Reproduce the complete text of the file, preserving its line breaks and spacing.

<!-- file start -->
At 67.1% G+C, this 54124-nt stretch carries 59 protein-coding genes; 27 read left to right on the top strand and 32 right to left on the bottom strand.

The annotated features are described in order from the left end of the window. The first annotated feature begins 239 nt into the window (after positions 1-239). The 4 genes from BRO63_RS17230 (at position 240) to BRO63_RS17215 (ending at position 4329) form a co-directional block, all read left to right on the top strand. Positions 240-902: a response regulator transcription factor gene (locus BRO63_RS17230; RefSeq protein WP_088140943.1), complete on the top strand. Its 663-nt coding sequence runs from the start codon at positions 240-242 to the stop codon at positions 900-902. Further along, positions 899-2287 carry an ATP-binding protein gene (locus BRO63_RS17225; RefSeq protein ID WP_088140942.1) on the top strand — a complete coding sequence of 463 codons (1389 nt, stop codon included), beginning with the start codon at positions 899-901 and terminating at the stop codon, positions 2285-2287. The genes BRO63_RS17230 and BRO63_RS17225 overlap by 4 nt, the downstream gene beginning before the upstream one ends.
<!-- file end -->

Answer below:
At 67.1% G+C, this 54124-nt stretch carries 59 protein-coding genes; 27 read left to right on the top strand and 32 right to left on the bottom strand.

The annotated features are described in order from the left end of the window. The first annotated feature begins 239 nt into the window (after positions 1-239). The 4 genes from BRO63_RS17230 (at position 240) to BRO63_RS17215 (ending at position 4329) form a co-directional block, all read left to right on the top strand. Positions 240-902: a response regulator transcription factor gene (locus BRO63_RS17230; RefSeq protein WP_088140943.1), complete on the top strand. Its 663-nt coding sequence runs from the start codon at positions 240-242 to the stop codon at positions 900-902. Further along, positions 899-2287 carry an ATP-binding protein gene (locus BRO63_RS17225; RefSeq protein ID WP_088140942.1) on the top strand — a complete coding sequence of 463 codons (1389 nt, stop codon included), beginning with the start codon at positions 899-901 and terminating at the stop codon, positions 2285-2287. The genes BRO63_RS17230 and BRO63_RS17225 overlap by 4 nt, the downstream gene beginning before the upstream one ends.